Mayor Elliott requests a report on cost and process of selecting outside legal counsel. Mayor says story about $200K in legal fees to defend employees in library discrimination suit. Troubled also that being billed at $425 per hour and that inadequate efforts have been made to settle. Says it’s reckless use of tax payer money. Says it’s a troubling pattern by the law department, citing the Alvarez case, the Keeley case, of letting award and fees pile up. Says it’s an issue ripe for review. Says free spending on professional funds needs to cease immediately. He wants a report on the policy of using outside council, who makes the decision, the cost of the attorneys over the past five years, the rate of pay and how that rate was determined. Also a list of payments on the library cases and what they were paid for. Also wants to make sure no further such payments are made. Councilor Kennedy says it’s a matter of policy. He doesn’t blame the law department but the prior city manager. Says we need a review of the entire policy. Says this issue has come up in executive sessions so no one should say it comes as a surprise. Mayor Elliott responds by saying we learn of costs after the fact. Yes we hear about it in executive session but it’s already done. Says this year’s budget has a proposed increase for professional services. Wants to know the policy. Is it the law department, the manager, a combination? Kennedy replies the motion is one that should be brought up but says if fingers are to be pointed, it should be at the prior administration, not the city solicitor. Agrees it’s out of control. Says the Alvarez case is more egregious than the library case. Motion passes unanimously.

Mayor Elliott requests reports on cost and process of surveillance conducted on city employees and business. Says council is not informed of how much is spent and why. Wants to know what the policy is. Funds should not be spent without oversight on what in my opinion are witch hunts. Kennedy says it’s a good motion. Says the former city manager was “less than transparent” on how much was spent on surveillance. Passes unanimously.

Meeting adjourns at 8:21 pm.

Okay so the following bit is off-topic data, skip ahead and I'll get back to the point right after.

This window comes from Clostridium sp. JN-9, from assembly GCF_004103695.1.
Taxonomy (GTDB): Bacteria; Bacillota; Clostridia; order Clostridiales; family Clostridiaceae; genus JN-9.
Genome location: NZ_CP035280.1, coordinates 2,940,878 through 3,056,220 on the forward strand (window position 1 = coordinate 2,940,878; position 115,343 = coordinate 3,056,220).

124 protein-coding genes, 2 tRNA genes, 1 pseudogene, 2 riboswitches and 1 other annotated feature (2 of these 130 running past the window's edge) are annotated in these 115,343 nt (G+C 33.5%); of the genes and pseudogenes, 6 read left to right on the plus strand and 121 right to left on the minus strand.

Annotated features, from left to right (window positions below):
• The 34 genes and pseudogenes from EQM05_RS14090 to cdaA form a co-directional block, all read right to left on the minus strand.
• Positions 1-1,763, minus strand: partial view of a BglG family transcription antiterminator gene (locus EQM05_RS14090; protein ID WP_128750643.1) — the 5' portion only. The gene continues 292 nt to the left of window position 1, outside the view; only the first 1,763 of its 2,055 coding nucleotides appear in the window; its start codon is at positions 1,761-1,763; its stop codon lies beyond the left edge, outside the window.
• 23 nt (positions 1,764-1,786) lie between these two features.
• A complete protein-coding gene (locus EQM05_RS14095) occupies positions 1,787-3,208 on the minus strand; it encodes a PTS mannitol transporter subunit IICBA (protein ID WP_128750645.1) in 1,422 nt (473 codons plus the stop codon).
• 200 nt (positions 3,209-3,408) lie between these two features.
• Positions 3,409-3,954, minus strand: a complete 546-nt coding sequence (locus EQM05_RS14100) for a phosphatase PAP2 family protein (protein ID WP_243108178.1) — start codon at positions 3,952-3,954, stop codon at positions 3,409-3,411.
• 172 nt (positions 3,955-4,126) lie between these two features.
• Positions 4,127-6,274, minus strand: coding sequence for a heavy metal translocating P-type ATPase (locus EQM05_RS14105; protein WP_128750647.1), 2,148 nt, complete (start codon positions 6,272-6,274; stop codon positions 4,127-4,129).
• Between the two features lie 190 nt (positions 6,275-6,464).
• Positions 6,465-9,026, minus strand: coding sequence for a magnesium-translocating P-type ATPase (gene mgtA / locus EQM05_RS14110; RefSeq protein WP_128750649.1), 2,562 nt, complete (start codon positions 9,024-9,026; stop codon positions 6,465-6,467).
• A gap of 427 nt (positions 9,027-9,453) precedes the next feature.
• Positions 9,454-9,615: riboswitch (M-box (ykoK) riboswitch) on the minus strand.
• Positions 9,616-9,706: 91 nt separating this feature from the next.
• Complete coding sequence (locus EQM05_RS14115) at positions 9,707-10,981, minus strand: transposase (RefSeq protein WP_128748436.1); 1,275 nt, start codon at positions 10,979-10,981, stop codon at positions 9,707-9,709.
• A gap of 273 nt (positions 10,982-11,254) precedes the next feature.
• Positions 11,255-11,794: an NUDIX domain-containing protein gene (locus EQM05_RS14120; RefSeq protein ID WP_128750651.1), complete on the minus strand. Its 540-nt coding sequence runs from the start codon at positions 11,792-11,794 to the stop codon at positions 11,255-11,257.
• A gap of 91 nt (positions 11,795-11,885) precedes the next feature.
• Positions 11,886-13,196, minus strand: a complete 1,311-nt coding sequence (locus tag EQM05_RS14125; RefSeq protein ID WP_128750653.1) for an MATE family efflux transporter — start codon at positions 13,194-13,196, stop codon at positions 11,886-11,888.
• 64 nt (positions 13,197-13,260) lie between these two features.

4 Responses to City Council Meeting: June 10, 2014

  1. Brian says:

    The delay of the Butler School site may be a blessing in disguise. From what I can see in the drawing of the development shows a surface parking lot in between the Gorham St sidewalk and front of the buildings(see link). This isn’t good planning for the neighborhood or the city. We don’t live in Dracut or Tewksbury and need to start demanding development that reflects that.

    The front doors of the buildings should be flush with the sidewalk. Short term metered parking should be permitted along the sidewalk to provide cover for pedestrians and long term free parking should be hidden BEHIND the buildings.

    This would not only create a more valuable property for the owner and increase taxes for the city but could also help revitalize and increase business for the other shops on Gorham St.

    Who’s job is it to ensure that suburban development models aren’t allowed in our urban business districts? Planning? Zoning?
    Just because someone has some money to build something doesn’t mean we should say “yes”.

  2. DickH says:

    Good points, Brian, but this site has a somewhat unique story. First, the city is guilty of “demolition by neglect” for ignoring the state of repair of the old Butler School which previously sat on that lot. It was allowed to decay so much that it reached “do not resuscitate” status and had to be torn down. More timely maintenance would have given the city and developers a choice of renovations or demolition.

    That said, a big part of the RFP (because it was city owned land that was being sold) was demolition of the building. My recollection is there were only two responses. The one not chosen actually offered to pay more for the site but didn’t include access to the road behind the site rather than just onto Gorham St. The city opted to go with the lower bid amount because that design which included rear access would benefit the area behind this parcel. To the extent the city could influence design, that seemed to be the priority but there wasn’t much to pick from.

    Since the lot was sold, the buyer had some legal difficulty unrelated to this transaction so while the old school was demolished, work on this site has been stalemated for months. Hopefully this request for a report will stimulate some activity.

  3. Joe S. says:

    As to Brian’s point, I agree that a parking lot contiguous to Gorham street would be a major error, although it is not clear from the pictoral that is the case. There should be an access road through the site that would provide alternative access to parking that would be less detrimental. Hopefully the DPD in conjunction with the Planning Board influences the final design to be something that works well for the area.

  4. Brian says:

    I hope you’re right Joe S.

    If the city doesn’t have the right mechanisms or regulations to influence design we’re in big trouble. Many smart cities, like Stamford CT, have banned new storefronts from having parking lots that separate buildings from sidewalks.

    This reminds me of home developers who come before the planning or zoning boards and want to put a box on lot with minimal windows, no porch, etc. The boards then make conditions to add windows and a front door overhang.
    The same developer comes back 6 months later and does the same thing, knowing full well what the conditions will be. Around and around we go.

    It’s a sick game where developers and city make a quick buck. A generation later the house is falling apart, bringing neighborhood property values down, and isn’t owner occupied.

    I don’t blame developers because the city lets them get away with it. Am I wrong?